Eyes on the street

One hears a lot about the use of surveillance cameras in England. Indeed, when we returned from Greenwich, I spotted a few lurking in photographs I had taken. Can you spot the camera in the picture below? (There may even be two, I’m not sure.)

Paris has its fair share of security cameras and protective devices, but there hasn’t been the same sort of publicity attached to their use. After all, the Parisians are accustomed to being observed. For decades, their comings and goings were watched by concierges.

The stereotype is a middle-aged or elderly woman, single or widowed, lurking in the loge, constantly spying on tenants (there were some male concierges, and even a few couples, but in the mid 20th century, the ratio was something like nine women to one man on the job).

In 1974, the now-defunct journal Horizon published an article by Ormonde de Kay, Jr. titled “Adieu aux Concierges” that described this once-familiar figure:

From her lair off the vestibule she observes all their comings and goings—and those of their visitors. Distributing the mail, she learns more: that Monsieur Fifth-Floor-Left is being dunned for taxes, and that the gentleman who comes to see Madame Third-Floor-Right on Tuesdays and Thursdays is in Zurich. And as the rent collector, often, for the landlord or his agent, she knows just who is in arrears.

I found the photograph below in the Roger Viollet collections. I suspect the surprisingly young concierge is a model (or perhaps the daughter of the real concierge). Still, this rather stagy shot shows the letter boxes that concierges used: not much room for confidential communications here.

Another photo from the archives shows a more typical example of the species.

Concierges were a growth industry when the big apartment houses were being created in the late 19th and early 20th centuries. The buildings were designed so that one could not enter or leave unobserved by the hawk-eyed crone in the loge. Indeed, in the paranoid Second Empire, the authorities deployed them strategically to keep an eye on certain public figures.

Mind you, it wasn’t an easy life. A concierge’s duties were tightly regulated, as de Kay describes:

If she is a tyrant, she is also a slave: her humble home-cum-office, the loge, is often one cramped room; she is on duty, theoretically, six days a week from 6 a.m. to 10 p.m. and even after midnight has to awaken—or did until recently—to admit homecoming tenants by tugging on the cordon, a rope that releases the door catch. In addition to keeping out intruders and emptying the garbage, she must keep the stairs and hall clean; she also has to clean the courtyard once a week, devoting, in the maniacally precise language of a government decree, “one and a half minutes per square meter for the first forty meters and thirty seconds per square meter for the remaining surface.”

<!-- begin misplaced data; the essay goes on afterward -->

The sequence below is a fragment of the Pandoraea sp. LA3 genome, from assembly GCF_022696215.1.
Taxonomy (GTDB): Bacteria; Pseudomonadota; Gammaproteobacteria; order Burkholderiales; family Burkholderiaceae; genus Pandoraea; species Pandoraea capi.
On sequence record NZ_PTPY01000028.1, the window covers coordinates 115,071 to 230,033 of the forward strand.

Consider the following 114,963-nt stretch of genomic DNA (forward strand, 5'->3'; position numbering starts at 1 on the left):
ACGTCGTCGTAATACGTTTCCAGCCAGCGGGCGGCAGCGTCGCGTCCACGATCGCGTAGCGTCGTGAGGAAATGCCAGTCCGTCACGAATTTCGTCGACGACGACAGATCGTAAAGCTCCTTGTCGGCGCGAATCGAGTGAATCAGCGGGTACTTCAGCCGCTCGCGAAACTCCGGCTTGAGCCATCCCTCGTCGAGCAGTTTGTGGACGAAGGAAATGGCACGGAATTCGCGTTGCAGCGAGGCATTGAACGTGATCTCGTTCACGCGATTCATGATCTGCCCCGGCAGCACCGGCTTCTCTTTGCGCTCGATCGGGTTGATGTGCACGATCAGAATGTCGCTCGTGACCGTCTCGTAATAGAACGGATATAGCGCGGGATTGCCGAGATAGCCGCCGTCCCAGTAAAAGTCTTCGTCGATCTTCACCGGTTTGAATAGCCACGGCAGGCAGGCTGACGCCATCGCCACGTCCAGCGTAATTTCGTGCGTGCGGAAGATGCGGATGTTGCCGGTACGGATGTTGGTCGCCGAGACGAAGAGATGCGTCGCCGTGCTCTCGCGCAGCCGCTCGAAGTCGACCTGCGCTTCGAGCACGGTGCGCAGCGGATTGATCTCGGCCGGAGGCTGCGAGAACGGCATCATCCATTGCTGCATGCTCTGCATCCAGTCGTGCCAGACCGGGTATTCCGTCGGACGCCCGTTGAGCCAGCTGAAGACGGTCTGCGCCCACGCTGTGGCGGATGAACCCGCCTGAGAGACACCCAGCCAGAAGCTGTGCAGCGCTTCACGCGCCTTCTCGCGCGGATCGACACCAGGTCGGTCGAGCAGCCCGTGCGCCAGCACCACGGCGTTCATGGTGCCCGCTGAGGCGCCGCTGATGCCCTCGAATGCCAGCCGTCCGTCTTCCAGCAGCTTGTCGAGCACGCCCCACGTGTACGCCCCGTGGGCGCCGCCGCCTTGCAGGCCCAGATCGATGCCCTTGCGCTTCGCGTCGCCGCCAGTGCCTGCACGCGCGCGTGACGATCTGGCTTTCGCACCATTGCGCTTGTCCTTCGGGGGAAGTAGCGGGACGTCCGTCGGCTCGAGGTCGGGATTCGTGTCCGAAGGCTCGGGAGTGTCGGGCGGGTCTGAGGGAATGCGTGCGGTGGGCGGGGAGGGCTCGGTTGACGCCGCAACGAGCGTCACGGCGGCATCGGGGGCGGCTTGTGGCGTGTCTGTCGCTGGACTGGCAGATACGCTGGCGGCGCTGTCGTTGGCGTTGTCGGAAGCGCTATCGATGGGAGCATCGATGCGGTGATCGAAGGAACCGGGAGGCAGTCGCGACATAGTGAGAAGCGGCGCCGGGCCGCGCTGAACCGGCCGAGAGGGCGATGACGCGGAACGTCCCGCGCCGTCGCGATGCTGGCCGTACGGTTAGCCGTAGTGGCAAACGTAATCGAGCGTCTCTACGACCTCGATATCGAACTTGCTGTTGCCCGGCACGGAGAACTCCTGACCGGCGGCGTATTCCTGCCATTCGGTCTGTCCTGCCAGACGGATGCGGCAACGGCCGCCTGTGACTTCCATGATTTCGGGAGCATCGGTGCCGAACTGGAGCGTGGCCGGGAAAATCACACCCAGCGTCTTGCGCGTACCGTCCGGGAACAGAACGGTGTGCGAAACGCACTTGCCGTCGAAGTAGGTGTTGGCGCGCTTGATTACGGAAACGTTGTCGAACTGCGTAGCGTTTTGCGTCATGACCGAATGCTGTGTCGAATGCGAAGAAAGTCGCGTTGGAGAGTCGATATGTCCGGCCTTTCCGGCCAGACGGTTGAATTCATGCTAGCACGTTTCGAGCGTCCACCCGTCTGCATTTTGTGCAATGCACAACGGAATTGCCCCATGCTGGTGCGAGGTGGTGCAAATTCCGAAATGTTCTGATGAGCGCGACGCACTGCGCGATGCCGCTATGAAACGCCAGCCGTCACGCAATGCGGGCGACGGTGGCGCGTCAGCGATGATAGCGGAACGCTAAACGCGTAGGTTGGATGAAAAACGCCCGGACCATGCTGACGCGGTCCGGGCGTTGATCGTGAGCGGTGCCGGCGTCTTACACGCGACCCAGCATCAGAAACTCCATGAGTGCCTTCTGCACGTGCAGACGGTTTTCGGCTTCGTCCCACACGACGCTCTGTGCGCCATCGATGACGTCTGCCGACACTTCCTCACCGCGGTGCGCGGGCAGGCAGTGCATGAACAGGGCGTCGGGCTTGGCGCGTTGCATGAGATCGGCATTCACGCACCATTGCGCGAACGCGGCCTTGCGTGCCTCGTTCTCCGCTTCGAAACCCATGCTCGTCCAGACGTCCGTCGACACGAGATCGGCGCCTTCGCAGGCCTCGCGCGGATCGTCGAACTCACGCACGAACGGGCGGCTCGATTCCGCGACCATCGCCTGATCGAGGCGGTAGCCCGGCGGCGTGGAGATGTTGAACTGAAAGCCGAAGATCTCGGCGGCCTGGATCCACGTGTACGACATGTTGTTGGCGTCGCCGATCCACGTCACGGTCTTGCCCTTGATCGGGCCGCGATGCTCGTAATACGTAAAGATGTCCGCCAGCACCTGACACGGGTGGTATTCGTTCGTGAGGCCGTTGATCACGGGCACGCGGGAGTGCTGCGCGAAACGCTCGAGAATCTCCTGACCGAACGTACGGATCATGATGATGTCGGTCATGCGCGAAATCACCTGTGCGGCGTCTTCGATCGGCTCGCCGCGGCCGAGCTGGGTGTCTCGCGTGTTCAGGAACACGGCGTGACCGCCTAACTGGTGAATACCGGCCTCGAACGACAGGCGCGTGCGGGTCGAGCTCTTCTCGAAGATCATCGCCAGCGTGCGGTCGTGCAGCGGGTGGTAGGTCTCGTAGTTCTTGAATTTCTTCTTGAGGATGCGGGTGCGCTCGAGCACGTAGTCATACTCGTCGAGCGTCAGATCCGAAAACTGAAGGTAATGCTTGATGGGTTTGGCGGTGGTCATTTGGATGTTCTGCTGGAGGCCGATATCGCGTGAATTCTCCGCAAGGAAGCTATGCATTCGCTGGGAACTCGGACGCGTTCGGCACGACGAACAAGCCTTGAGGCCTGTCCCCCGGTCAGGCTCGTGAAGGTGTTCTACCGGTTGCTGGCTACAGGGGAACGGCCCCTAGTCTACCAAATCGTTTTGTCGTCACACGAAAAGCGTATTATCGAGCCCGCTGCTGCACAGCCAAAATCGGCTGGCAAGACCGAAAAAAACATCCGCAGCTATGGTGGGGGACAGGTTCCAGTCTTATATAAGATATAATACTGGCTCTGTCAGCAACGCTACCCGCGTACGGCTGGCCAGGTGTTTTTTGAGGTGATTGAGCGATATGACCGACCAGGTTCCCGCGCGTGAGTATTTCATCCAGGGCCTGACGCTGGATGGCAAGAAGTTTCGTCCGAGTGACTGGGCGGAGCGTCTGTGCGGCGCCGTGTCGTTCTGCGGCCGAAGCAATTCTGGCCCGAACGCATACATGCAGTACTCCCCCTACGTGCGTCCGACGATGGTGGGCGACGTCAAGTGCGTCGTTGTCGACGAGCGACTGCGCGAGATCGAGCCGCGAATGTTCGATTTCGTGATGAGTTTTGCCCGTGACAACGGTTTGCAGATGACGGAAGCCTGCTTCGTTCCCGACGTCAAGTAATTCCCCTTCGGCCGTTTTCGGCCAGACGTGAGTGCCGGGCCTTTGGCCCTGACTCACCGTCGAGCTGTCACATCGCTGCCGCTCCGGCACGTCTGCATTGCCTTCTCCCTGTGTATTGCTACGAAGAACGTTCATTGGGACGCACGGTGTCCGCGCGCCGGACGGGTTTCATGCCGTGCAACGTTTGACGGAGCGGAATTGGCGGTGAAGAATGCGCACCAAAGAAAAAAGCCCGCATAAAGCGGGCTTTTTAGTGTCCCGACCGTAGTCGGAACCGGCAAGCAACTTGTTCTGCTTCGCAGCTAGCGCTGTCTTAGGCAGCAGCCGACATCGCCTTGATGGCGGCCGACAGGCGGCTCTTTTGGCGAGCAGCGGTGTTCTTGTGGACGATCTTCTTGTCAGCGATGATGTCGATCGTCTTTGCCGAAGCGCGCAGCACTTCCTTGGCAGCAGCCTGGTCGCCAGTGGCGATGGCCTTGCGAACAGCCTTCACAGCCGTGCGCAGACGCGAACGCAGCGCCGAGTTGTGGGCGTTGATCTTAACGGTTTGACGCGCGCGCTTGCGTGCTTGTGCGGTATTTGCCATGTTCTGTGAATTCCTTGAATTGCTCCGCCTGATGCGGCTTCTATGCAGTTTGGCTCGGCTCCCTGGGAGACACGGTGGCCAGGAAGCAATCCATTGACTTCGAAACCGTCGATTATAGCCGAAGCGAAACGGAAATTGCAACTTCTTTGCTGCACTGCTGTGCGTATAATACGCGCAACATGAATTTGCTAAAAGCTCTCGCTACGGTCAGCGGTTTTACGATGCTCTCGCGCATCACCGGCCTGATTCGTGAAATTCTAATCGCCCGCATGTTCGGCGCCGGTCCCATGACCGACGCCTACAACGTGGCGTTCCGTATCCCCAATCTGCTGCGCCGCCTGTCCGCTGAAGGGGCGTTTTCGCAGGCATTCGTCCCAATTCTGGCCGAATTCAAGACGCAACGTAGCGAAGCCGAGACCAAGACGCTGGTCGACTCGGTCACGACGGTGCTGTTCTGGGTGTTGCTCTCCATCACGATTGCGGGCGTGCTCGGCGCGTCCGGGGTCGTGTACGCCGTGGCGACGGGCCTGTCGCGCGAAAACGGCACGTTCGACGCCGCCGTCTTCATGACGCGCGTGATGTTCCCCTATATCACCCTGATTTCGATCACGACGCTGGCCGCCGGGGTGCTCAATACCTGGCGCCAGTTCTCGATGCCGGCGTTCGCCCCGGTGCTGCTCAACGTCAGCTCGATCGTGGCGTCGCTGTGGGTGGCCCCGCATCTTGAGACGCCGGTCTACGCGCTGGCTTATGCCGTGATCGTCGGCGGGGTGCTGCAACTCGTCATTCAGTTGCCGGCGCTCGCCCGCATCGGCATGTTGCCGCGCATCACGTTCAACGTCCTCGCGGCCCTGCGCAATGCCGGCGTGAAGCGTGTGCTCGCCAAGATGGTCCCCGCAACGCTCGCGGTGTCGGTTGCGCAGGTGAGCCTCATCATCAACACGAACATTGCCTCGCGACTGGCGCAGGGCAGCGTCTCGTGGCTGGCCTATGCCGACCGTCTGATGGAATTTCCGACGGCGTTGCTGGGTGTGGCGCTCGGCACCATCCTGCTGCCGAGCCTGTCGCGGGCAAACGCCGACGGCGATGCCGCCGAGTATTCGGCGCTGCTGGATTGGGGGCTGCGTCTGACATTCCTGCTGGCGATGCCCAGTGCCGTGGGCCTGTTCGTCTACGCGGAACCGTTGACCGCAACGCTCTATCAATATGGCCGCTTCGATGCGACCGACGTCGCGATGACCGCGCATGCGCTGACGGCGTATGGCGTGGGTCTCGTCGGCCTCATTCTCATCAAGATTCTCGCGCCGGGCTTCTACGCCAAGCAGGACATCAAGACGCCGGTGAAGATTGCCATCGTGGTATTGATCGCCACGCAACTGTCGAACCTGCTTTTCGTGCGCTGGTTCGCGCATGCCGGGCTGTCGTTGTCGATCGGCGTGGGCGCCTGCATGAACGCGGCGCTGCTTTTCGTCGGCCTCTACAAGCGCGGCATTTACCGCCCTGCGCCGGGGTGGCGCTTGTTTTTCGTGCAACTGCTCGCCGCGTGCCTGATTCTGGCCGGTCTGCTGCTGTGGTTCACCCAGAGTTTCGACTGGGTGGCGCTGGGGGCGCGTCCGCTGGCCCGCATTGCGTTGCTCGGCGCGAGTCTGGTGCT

Not a job many people would want, surely, despite the advantages of a roof over one’s head, and the power that comes with knowledge of others’ lives.

For years, concierges were a fixed feature of Paris life. Robert Doisneau did a series of photographs of them. Here is an example.

This link will take you to a whole portfolio of his concierge portraits. It’s all there — the overfurnished, ill-lit apartments, the pot plants, the cats…

Today, concierges have been replaced by functionaries known as “gardiens” or “gardiennes,” who accept deliveries and deal with cleaning and maintenance, but are not necessarily the eyes and ears of a building as the concierges used to be. This transition began years ago, and was noted by de Kay in 1974:

Today the concierges are fast disappearing from the Paris scene. Of the 40,000 to 50,000 in the city, most are over fifty… some 20,000 will die or retire in the next decade. They are being replaced in many new buildings by buzzers, intercoms, and mailboxes; and in older buildings, increasingly, by live-out doormen.

The concierges may be gone, but there are still eyes on the street. They have been there for decades. Every move one makes on a Paris street is observed.

I am thinking of the countless faces on Paris facades. They gaze down at us, unblinking, noting our comings and goings.

Some have kindly faces; others seem disapproving.

A few appear demented.

Rarely does one walk down a Paris street unobserved by these countenances.

My father grew up in Malta, where it is traditional to paint eyes on the front of a boat so it can see where it is going. I can’t help thinking that the eyes on Paris buildings allow the buildings to watch the comings and goings of everyone on the street, just as the concierges used to do.

Who needs security cameras when the walls have eyes?

Text and original photographs by Philippa Campsie

About Parisian Fields

Parisian Fields is the blog of two Toronto writers who love Paris. When we can't be there, we can write about it. We're interested in everything from its history and architecture to its graffiti and street furniture. We welcome comments, suggestions, corrections, and musings from all readers.
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4 Responses to Eyes on the street

  1. Kiki says:

    I’m impressed by yet another brilliant article; saying everything that went through my mind many a times and expressing my feelings as well in words as in pictures. Some of your photos I’ve too in my own archive! Thank You!!!!

  2. Pingback: Eyes on the street | Urban Life | Scoop.it

  3. Alex says:

    Loved this post – what an interesting topic. In Paris, as in most other cities, it definitely pays to look up while walking the streets!

  4. liked reading this post, especially your take on the photographs! I also took a set of images inspired by Robert Doisneau’s street photography, check it out on my blog if you like.


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